If the Seattle food scene had a mascot, it would likely be a Brussels sprout.
The fashionably lowly sprout is the perfect symbol of all that's dear to Seattle diners: It's healthy, indigenous and hamishe. Many eaters can't stand its distinctively bitter taste - Anthony's has tried and failed to sell it to the restaurant's middle-class crowds - so it stands too for adventurousness and iconoclasm too. Upscale restaurant-goers in Seattle tend to order Brussels sprouts even if they don't instinctively like them, which is why so many chefs have resorted to the exasperated mommy trick of frying the greens and disguising their flavor with plenty of bacon.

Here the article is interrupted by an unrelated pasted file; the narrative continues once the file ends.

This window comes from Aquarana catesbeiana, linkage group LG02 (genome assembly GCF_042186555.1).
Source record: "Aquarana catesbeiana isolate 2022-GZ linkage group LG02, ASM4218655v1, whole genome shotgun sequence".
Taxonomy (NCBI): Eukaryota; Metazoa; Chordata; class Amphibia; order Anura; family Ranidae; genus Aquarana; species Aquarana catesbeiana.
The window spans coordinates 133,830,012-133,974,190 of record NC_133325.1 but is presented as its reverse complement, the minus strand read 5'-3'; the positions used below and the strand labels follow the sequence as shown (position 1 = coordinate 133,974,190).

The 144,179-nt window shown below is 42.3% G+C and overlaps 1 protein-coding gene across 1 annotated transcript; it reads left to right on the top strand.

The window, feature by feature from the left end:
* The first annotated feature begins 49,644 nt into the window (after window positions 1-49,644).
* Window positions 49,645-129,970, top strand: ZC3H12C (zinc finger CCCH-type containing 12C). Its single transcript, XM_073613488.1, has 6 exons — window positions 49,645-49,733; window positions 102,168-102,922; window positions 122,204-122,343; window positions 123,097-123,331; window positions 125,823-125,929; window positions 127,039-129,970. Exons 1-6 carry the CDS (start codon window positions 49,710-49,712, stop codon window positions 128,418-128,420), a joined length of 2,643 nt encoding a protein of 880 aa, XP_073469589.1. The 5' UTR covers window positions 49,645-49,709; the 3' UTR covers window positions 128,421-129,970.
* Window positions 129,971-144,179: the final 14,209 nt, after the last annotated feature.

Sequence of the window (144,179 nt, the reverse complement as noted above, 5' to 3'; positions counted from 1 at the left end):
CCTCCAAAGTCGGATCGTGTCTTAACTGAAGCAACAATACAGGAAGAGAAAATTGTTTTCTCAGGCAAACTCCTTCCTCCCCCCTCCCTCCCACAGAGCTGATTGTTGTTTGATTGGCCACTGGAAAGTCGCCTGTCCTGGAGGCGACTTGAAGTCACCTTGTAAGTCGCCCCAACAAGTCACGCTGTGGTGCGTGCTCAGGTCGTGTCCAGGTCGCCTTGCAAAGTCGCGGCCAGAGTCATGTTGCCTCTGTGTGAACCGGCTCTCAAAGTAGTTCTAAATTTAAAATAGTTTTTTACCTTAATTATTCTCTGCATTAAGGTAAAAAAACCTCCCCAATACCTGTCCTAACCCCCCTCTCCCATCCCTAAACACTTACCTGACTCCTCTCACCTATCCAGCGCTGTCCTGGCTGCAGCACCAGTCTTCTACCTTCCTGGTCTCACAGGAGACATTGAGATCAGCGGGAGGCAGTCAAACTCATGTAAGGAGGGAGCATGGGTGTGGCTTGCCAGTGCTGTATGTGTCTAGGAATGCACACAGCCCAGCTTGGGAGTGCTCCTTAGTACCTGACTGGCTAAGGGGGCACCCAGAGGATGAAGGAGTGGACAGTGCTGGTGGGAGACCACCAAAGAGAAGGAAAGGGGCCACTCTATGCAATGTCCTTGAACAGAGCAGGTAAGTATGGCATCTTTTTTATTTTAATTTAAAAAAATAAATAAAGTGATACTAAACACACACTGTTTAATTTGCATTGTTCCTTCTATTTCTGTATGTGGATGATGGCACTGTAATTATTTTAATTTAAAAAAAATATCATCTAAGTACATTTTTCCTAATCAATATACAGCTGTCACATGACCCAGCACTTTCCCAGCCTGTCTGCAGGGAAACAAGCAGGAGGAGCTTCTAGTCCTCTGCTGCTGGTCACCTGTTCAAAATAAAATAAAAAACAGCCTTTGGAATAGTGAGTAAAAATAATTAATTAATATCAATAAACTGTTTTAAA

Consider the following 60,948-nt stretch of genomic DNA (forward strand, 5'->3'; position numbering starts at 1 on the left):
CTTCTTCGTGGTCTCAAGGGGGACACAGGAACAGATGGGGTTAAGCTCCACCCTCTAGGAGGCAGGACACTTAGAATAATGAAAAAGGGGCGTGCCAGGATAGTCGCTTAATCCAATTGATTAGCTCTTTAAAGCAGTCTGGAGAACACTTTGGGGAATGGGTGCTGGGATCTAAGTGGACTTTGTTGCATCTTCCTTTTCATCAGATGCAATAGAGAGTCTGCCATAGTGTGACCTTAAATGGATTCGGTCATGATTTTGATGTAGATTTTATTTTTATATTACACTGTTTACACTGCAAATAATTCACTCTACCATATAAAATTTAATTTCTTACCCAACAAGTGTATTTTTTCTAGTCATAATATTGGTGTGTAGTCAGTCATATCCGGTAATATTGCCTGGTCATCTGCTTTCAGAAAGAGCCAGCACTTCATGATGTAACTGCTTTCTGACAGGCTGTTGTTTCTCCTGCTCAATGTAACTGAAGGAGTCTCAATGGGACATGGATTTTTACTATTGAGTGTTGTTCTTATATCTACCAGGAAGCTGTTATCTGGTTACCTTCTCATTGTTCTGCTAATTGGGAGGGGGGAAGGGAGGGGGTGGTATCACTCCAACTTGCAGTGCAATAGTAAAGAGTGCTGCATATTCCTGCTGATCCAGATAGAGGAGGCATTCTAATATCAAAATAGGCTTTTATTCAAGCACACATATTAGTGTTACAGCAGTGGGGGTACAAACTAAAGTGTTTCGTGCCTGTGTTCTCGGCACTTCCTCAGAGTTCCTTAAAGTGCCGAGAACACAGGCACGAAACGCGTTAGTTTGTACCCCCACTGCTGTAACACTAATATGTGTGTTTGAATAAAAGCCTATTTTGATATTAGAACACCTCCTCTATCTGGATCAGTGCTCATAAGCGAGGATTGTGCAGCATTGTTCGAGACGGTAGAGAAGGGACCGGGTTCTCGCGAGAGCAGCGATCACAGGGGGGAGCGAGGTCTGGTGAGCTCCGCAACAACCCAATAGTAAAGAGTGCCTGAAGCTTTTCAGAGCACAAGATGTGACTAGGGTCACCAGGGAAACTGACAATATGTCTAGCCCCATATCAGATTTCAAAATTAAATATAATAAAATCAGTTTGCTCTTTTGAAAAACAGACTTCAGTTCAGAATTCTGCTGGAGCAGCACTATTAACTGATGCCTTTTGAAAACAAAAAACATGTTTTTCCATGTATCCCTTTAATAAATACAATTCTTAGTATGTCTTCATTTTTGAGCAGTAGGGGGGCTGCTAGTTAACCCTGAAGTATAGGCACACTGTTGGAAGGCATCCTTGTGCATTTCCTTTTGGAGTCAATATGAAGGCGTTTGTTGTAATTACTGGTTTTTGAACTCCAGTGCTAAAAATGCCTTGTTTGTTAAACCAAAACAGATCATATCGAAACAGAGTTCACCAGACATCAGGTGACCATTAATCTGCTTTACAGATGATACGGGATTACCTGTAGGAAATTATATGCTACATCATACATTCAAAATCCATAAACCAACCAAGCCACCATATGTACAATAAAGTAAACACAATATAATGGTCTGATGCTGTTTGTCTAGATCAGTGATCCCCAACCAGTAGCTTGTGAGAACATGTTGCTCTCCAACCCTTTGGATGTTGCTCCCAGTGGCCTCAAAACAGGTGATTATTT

Chef Tamara Murphy uses pork for her roasted Brussels sprouts too, but the Serrrano ham's salt doesn't overwhelm the dish. It instead carries on a perfectly civil conversation with the sweetness wrought from maple syrup and the woodsiness snatched from rosemary. But all those flavors take a backseat to the tender split sprouts with crisped outer leaves, satisfyingly earthy and green. It doesn't taste obligatory: It tastes fabulous.